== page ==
Comics A.M. | The comics Internet in two minutes

Legal | The big news over the weekend was that a federal judge ruled in the latest chapter of the prolonged Neil Gaiman/Todd McFarlane legal battle that the characters Dark Ages Spawn, Domina and Tiffany are simply derivatives of their earlier creations Medieval Spawn and Angela. Therefore, Gaiman has a right to a share of profits from the properties.

Maggie Thompson, who has been covering every twist and turn of the case from the beginning, offers her take on the ruling. Meanwhile, John Jackson Miller revisits sales estimates of the Spawn issues written by Gaiman, Alan Moore, Dave Sim and Frank Miller. [MaggieThompson.com, The Comichron]

Organizations | Friends of Lulu appears to have been spared from dissolution after volunteers stepped forward to fill board positions. [Occasional Superheroine]

Publishing | Calvin Reid looks at the importance of Comic-Con International for smaller publishers looking to sign licensing deals. "It's the biggest show of all for us, and part of coming to San Diego is meeting with producers," said Top Shelf Publisher Chris Staros. "Meeting someone once at Comic-Con is the equivalent of 10 meetings in L.A. We've had about a dozen meetings this year and they can all lead to stuff." [Publishers Weekly]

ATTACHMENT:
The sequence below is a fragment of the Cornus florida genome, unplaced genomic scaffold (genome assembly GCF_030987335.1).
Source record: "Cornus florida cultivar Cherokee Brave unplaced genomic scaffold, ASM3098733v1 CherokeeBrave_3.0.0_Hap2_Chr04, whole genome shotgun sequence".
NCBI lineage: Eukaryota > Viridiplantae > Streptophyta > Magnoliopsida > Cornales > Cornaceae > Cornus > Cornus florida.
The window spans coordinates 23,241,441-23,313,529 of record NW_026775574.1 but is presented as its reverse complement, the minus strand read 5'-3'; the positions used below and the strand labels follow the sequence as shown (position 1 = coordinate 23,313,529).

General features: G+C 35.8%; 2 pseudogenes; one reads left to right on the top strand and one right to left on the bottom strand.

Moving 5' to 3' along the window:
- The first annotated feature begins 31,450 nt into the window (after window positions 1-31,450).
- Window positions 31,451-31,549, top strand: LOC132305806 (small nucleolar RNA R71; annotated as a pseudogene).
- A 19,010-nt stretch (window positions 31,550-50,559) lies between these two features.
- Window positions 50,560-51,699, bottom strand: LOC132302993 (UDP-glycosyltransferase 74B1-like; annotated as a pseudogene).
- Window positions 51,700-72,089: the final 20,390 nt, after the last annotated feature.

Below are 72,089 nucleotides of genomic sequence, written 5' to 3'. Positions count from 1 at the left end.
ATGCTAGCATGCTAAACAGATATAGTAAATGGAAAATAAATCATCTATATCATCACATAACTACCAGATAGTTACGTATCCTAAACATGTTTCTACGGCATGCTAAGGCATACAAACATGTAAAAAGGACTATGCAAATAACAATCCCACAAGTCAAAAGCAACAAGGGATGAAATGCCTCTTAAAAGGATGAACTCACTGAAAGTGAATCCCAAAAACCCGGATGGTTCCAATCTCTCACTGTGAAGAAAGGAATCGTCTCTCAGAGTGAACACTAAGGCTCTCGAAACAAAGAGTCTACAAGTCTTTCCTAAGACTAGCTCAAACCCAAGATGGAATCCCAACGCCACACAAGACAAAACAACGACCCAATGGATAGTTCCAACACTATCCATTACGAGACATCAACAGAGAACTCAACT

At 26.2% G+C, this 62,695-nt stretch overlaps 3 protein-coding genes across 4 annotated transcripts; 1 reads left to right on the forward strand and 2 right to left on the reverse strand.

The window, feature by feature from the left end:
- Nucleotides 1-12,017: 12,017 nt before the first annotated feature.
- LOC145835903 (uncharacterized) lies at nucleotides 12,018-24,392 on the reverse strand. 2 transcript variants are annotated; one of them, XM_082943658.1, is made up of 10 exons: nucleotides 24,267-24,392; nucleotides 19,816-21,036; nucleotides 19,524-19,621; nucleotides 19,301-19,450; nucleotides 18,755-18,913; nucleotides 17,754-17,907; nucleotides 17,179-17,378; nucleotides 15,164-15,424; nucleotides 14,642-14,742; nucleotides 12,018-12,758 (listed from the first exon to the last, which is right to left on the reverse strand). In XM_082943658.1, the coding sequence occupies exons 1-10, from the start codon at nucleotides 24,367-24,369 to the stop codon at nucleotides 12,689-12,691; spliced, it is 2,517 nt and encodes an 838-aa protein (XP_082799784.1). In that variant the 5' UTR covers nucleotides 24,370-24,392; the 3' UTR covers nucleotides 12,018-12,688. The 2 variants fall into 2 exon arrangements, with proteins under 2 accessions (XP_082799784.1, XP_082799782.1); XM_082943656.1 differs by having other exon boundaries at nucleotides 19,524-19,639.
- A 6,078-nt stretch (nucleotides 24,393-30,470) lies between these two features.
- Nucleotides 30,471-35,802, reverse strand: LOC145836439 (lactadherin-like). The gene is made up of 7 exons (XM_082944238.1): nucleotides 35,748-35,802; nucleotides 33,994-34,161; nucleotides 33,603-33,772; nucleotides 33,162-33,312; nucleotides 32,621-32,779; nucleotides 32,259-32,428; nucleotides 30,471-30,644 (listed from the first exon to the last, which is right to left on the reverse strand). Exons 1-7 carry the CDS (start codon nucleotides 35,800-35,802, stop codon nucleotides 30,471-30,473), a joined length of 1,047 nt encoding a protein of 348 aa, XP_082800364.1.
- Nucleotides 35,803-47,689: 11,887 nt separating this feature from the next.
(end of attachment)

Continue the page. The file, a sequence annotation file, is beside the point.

Publishing | Tom Spurgeon mulls six industry stories "that seem almost certain to flower before the winter holidays." [The Comics Reporter]

Publishing | Dave Elliott, the former editor-in-chief of Radical Publishing who last year sued the company, is now the editor of Benaroya Publishing. The new publisher will release titles through Image Comics beginning in May 2011. [ICv2.com]

Publishing | As Taschen expands its high-end retail presence, Liesl Bradner traces the comic-book roots of the 30-year-old German publisher. [Los Angeles Times]

Creators | Neal Adams and Andy Diggle have signed with William Morris Endeavor. [Heat Vision]

Creators | Douglas Wolk chats briefly with Paul Cornell about Action Comics and his upcoming miniseries Knight and Squire. [Techland]

Auctions | A copy of Batman #1 is expected to sell for $40,000 on Thursday. [Fairbanks Daily News-Miner]

Captain America Alex Ross feature
Marvel Just Brought Back Captain America's Deadliest Foe From the 1980s

More in Comics